The Most Disturbing Trend in Healthcare?
In 2013, individuals at Presence Health lost operating room schedules that had the private medical information of patients on them. They discovered the problem and reported the incident to the Department of Health and Human Services’ Office of Civil Rights (OCR) like you are required to do, but they made a huge mistake because they delivered their report 40 days after the 60-day period required by HIPAA. And by doing so they made themselves an example of a huge problem in the healthcare industry and were fined accordingly. At the beginning of this year, they agreed to a $475,000 settlement for failing to report the breach on time.
Anywhere you read you’ll see that cyber-attacks on the healthcare industry are on the rise, in fact, 2016 is often cited as one of the worst years of all time for Healthcare IT security and 2017 is projected to be the same. But even though there are reports of breaches all over the industry, the amount of reported breaches the OCR receives hasn’t grown. In fact, in 2016 only 9 healthcare organizations reported malware or ransomware attacks to the OCR
That’s why when Presence Health failed to report their breach they were made an example of by being hit with a huge settlement because healthcare providers are failing to report their breaches out of fear of the consequences.
The first thing hospitals fear is obvious, the monetary consequences. Medical records are strictly protected under HIPAA, and if an organization fails to live up to that standard they will be fined. That’s not including all the costs that occur after a breach, like providing credit card monitoring, investigating and repairing the network, and even sometimes paying a ransom when hit by ransomware. Breaches are costly, and reporting them only increases the costs. Breaches are also embarrassing for everyone involved top to bottom. The general idea of how a network is breached is some idiot clicking on a link that promises them wealth or something else that you clearly can’t get through an email from an unknown sender. Even if the average employee was tricked by clever social engineering or the hacker attached the malware into a document that was labeled as an invoice or a resume, chances are they will be afraid to report the breach to management. If the breach does make it to a manager or CEO, then they too might be afraid to report the breach because of the bad publicity. When a healthcare provider is breached a person’s most private information is put up for grabs, so when there are headlines telling thousands of people that one provider failed to protect their patients that breach can turn into years of declining business due to a poor reputation. Plus, healthcare providers can’t operate at full efficiency when their networks are being investigated, so instead of dealing with this issue and all of the ones mentioned above people choose to simply not report their network breaches.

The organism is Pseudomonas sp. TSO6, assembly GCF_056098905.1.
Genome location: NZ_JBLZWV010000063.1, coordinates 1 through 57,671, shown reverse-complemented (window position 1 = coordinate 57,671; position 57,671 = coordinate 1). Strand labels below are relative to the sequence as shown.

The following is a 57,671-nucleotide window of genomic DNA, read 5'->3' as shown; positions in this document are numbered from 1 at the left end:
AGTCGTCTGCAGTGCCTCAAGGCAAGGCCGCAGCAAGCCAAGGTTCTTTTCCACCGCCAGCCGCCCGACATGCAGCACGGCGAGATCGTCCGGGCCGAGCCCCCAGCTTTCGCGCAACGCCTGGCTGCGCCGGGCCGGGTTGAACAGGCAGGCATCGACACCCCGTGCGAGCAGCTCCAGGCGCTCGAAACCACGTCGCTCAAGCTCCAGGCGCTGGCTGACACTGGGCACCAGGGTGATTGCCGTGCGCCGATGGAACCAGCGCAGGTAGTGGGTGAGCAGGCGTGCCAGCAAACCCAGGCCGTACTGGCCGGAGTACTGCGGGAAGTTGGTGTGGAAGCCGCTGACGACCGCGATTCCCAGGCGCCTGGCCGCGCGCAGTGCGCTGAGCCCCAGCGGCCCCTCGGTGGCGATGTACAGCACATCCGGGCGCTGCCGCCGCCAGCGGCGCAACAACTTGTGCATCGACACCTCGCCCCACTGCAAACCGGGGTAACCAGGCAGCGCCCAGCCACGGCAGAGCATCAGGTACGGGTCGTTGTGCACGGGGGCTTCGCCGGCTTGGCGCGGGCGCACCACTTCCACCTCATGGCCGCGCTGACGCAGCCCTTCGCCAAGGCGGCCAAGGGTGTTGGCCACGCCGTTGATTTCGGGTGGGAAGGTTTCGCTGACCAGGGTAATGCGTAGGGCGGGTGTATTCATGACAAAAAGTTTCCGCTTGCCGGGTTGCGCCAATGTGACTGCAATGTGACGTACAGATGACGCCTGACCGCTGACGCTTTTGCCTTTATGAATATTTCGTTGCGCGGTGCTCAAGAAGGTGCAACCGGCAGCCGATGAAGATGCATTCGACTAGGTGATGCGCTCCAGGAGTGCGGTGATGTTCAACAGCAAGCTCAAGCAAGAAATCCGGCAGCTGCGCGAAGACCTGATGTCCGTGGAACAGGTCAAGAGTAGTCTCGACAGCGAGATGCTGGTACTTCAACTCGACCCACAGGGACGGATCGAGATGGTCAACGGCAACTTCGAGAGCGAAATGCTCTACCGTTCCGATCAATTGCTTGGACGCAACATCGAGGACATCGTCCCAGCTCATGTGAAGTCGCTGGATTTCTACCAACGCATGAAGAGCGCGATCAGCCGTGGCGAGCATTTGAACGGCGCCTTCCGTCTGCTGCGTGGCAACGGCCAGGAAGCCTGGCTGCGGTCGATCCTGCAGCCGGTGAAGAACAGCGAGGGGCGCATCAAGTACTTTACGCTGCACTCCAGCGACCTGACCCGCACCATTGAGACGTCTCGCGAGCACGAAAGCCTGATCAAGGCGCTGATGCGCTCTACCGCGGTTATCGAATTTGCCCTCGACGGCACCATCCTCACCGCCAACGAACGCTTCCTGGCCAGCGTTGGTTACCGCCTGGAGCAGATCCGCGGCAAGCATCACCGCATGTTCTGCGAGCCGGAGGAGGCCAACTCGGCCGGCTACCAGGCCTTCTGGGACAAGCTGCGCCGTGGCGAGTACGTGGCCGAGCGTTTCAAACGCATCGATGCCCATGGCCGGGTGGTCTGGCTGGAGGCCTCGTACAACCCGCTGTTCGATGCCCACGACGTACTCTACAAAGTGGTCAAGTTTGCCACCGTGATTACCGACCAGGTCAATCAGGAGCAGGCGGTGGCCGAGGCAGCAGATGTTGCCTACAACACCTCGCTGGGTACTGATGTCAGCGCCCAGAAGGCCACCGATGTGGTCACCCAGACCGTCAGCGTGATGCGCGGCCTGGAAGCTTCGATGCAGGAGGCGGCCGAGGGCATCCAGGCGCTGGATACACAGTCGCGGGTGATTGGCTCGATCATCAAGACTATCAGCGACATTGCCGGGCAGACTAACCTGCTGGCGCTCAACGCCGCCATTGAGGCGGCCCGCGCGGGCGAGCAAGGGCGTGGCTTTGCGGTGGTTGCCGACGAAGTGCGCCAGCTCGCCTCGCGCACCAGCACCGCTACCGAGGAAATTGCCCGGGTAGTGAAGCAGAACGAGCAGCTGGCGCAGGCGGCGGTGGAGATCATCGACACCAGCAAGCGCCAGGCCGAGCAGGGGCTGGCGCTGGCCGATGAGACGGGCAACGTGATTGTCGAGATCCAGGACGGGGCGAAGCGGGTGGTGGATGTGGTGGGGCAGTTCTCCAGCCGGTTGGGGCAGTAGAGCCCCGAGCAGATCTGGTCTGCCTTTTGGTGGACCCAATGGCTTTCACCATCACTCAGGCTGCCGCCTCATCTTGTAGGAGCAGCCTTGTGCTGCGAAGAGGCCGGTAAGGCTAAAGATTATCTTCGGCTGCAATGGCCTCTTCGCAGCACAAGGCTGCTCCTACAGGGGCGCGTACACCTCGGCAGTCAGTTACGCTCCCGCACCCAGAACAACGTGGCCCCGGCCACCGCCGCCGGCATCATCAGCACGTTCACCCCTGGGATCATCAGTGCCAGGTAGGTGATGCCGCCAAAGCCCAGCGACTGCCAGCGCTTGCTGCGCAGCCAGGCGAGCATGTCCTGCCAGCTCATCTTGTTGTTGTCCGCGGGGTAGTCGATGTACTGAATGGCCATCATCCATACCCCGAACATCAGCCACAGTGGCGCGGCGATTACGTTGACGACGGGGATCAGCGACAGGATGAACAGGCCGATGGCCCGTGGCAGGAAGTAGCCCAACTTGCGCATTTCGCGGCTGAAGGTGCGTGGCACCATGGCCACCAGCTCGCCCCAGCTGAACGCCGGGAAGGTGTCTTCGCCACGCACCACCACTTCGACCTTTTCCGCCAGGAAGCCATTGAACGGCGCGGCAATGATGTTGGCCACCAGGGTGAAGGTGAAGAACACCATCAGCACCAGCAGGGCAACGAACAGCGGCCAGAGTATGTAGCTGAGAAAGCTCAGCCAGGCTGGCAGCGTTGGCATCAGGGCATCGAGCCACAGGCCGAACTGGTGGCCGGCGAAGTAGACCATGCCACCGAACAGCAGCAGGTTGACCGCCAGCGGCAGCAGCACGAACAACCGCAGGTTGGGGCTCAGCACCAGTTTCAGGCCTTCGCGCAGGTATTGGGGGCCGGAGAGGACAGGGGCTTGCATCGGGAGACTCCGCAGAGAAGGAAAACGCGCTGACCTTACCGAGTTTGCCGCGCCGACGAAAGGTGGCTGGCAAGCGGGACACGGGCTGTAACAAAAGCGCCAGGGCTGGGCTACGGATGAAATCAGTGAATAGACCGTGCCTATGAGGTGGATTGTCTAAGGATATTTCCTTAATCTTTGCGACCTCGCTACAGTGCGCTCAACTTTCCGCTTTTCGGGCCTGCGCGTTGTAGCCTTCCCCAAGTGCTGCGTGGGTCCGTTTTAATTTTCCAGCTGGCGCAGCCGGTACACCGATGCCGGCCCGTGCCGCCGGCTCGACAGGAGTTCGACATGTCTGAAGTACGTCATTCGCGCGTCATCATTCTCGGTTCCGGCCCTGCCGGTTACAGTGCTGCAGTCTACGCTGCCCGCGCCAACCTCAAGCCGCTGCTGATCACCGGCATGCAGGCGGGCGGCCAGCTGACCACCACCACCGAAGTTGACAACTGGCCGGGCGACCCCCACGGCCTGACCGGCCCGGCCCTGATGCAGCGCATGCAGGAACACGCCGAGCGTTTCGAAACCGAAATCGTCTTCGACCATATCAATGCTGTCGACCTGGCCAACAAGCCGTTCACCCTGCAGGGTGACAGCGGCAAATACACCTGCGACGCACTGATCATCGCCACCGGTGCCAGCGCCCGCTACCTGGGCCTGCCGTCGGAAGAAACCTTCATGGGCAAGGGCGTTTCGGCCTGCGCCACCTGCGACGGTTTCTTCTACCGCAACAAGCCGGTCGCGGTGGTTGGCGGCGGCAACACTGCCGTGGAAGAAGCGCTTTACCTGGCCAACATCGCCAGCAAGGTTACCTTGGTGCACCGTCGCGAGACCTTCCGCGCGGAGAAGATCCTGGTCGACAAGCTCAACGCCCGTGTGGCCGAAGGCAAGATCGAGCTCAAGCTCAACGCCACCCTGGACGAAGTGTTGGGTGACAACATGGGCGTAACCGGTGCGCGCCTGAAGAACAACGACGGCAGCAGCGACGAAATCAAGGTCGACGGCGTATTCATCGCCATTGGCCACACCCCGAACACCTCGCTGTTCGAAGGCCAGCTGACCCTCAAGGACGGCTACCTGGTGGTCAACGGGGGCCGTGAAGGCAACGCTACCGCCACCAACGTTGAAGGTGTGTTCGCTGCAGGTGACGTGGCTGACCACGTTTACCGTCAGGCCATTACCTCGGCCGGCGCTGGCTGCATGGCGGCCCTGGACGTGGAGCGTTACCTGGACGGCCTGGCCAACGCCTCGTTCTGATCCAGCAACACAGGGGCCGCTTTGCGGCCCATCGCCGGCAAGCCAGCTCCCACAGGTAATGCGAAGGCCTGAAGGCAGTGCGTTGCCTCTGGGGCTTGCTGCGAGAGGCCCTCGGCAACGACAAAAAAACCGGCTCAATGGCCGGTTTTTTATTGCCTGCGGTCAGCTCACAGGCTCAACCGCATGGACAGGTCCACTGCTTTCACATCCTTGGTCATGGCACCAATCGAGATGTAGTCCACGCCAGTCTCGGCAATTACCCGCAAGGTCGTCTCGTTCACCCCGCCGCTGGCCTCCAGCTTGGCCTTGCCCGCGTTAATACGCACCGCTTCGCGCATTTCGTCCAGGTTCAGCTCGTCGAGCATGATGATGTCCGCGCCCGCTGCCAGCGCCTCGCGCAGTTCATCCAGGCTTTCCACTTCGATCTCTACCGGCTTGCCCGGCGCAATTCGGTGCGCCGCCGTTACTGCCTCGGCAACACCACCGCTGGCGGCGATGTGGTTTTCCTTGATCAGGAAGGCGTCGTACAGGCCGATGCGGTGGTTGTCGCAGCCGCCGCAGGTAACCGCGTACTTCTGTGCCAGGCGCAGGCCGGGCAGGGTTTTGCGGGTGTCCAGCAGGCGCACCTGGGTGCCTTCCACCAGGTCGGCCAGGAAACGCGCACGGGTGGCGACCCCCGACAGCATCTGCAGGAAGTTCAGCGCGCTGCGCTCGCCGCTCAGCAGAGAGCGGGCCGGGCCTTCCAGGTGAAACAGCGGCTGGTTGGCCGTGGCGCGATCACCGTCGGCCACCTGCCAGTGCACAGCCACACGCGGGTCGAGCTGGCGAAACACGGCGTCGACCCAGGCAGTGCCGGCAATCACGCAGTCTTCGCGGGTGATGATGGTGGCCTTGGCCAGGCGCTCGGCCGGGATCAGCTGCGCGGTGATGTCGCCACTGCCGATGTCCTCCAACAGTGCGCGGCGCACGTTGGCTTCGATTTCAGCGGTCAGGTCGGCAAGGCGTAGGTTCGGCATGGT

But be warned, if you don’t report your breaches you’re putting your company’s future on thin ice. HIPAA and all its tedious regulations and big fines exist to make sure healthcare providers take all aspects of their job seriously, and if you’re breached and don’t follow HIPAA protocol chances are you’ll be hit again in the future because of your refusal to take your cybersecurity seriously.
And when it’s discovered that you’ve failed to report your breaches, you will be made an example of to all the other providers who are doing the same thing. You don’t have to ask Presence Health how that feels to know you don’t want to go down that road. Take your cybersecurity seriously or hire an IT professional who does before it’s too late for you.